Today, smart building solutions connect devices and sensors to the cloud, use analytics and artificial intelligence for addressing risks or inefficiencies, and communicate with users. IoT performs all of these with a network of connections that automatically senses and responds to changes in physical environments—from lighting to biometrics. With insight into operations, resource management, space utilisation and productivity, stakeholders can take proactive actions, optimise usage, and rationalise processes.

Benefits of ‘Smart’ Buildings

  • Improved Use of Resources – IoT solutions provide you with valuable insights and patterns of resource usage. This helps businesses to become proactive and tackle unplanned downtime. Prioritisation of tasks is easier with these solutions.
  • Reduced Consumption of Energy – Energy consumption can be checked and optimised to requirement. With real-time visibility into usage of resources, these solutions help in controlling consumption and optimising usage. Through the use of automation and Artificial Intelligence, we can ensure that our devices operate only when necessary, thereby reducing wastage.
  • Efficient Utilisation of Space – IoT solutions leverage sensors and devices to improve space usage, through the use of heat maps and other sensors. Smart building solutions are capable of using intelligence and automation capabilities to learn behaviours and preferences. This greatly helps businesses to provide a supportive environment that caters to the needs of employees and other personnel present.
  • Effective Personalisation of Environments – As IoT connects people, devices and locations, smart buildings have more flexibility in determining the nature and quantum of value served to users. A major aspect of value addition includes personalised assistance based on user preferences and activities, going way beyond proximity-based automation that most BMS’ offer.

With IoT connectivity, users have the ability to interact with a device or sensor from a remote location. IoT presents numerous opportunities and allows users the flexibility to experiment and iterate at a smaller level. Once a solution is tested, it can be scaled up and even globally distributed.

Marching towards Smart Cities

Kerala’s initiative to earmark its commercial capital, Kochi, as a hub for IoT has set in motion a vibrant ecosystem for early adoption of the technology in sectors such as governance, infrastructure, transport, welfare and civic services, etc. Multiple sectors collaborate and work in tandem for sustainable outcomes. Based on the sectors involved, IoT undertakes the analysis of both contextual and real-time information, and streamlines operational technology systems.

Figure 1: Innovative services in IoT will drive the development of allied ecosystems within a city. (Source: https://iotweek.blob.core.windows.net)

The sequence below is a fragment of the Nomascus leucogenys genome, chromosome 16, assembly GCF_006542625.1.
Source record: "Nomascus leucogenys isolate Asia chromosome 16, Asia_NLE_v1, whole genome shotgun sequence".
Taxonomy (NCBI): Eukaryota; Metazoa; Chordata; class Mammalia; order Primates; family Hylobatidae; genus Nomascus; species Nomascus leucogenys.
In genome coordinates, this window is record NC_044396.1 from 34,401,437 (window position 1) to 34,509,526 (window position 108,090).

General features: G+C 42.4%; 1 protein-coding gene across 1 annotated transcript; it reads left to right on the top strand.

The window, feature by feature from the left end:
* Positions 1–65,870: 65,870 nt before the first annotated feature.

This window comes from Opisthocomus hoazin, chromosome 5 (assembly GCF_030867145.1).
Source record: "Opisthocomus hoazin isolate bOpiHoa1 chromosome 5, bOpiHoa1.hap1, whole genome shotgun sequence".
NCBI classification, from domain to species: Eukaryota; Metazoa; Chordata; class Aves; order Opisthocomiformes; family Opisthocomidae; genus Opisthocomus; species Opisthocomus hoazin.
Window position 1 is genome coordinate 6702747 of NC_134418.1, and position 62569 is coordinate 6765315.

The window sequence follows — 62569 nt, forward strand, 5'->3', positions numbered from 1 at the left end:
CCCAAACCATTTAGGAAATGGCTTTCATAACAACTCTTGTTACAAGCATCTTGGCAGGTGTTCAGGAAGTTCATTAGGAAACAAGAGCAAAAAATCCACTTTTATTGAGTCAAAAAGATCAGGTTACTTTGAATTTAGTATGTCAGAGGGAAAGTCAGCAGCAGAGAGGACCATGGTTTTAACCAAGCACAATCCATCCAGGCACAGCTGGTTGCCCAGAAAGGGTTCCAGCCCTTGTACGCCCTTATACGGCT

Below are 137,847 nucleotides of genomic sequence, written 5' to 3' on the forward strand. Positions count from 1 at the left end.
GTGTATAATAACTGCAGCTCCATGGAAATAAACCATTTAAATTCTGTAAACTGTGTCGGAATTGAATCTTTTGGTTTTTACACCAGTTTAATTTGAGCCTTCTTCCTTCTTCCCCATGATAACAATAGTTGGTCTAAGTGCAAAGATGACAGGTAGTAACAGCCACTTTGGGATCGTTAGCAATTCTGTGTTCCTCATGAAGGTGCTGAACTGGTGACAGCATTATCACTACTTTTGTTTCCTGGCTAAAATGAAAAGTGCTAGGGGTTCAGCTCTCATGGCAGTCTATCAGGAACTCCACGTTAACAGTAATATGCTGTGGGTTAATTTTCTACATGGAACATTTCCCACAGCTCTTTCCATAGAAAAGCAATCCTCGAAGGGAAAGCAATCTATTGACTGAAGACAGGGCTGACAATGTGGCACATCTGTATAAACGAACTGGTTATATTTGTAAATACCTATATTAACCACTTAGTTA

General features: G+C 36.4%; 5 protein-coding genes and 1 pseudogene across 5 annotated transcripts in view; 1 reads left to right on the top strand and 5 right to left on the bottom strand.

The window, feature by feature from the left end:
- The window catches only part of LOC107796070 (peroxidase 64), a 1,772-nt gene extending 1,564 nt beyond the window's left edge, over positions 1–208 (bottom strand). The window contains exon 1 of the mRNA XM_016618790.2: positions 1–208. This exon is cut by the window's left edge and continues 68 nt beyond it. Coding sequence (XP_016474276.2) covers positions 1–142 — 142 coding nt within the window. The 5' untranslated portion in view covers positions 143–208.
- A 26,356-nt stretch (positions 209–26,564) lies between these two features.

This multi-sector adoption of IoT enables smart cities to interact and engage with citizens, providing value and personalised assistance. For instance, sensors in bus bays can help in identifying people with special needs, alert the bus driver, and communicate to the passenger about the approximate time of the vehicle’s arrival. Apart from personalised attention and value creation, IoT can help reduce the cost of energy, resources, and maintenance by up to 30 percent. In about a year’s time, large commercial sones, industrial parks, and gated communities will turn to IoT services for meeting all their requirements.

For businesses, IoT presents both disruptive and transformational potential. They have no choice about whether to embrace IoT or not. The coming days will witness increased Smart Digitalisation across sectors—healthcare, transportation, agriculture, etc. as IoT adoption is the only way forward for society.

5 BENEFITS OF TELECOMMUTING

Smartphones and connectivity have not only made mobile workspaces possible but also ensured increased levels of productivity even outside office. Mobile working is no longer a trend practiced by the cash-strapped startups or global conglomerates: it is now a necessity and an asset in enterprises of all sizes across industries. By adopting mobile strategies, businesses are able to extend their operations, reach to potential new clients, improve response rates, and gather real-time insight and reports.

Thanks to its rapid strides in infrastructure development and connectivity, Kerala is looking forward to tapping these businesses to invest in the state. By stressing on its human capital, infrastructure and locational advantages, Kerala highlights its potential for offering a more harmonised work environment. With changing work patterns and business requirements, companies have a strong desire for providing a real quality of life in office environment, especially because the thin red line between professional and personal lives continues to slim. Let’s take a look at how telecommuting and mobility creates opportunities for business –

1.Improvement in Communication & Collaboration